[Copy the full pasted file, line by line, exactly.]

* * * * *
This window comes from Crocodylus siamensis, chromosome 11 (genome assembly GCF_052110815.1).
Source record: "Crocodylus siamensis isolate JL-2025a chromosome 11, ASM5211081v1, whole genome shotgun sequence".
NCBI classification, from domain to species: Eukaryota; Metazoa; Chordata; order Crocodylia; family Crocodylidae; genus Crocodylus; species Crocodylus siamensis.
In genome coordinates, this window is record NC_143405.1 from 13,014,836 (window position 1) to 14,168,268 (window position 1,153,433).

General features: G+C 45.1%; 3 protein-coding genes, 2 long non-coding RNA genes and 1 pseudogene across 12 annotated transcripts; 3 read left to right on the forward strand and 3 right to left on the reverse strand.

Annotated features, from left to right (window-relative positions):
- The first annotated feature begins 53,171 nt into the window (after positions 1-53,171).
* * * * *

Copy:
This window comes from Crocodylus siamensis, chromosome 11 (genome assembly GCF_052110815.1).
Source record: "Crocodylus siamensis isolate JL-2025a chromosome 11, ASM5211081v1, whole genome shotgun sequence".
NCBI classification, from domain to species: Eukaryota; Metazoa; Chordata; order Crocodylia; family Crocodylidae; genus Crocodylus; species Crocodylus siamensis.
In genome coordinates, this window is record NC_143405.1 from 13,014,836 (window position 1) to 14,168,268 (window position 1,153,433).

General features: G+C 45.1%; 3 protein-coding genes, 2 long non-coding RNA genes and 1 pseudogene across 12 annotated transcripts; 3 read left to right on the forward strand and 3 right to left on the reverse strand.

Annotated features, from left to right (window-relative positions):
- The first annotated feature begins 53,171 nt into the window (after positions 1-53,171).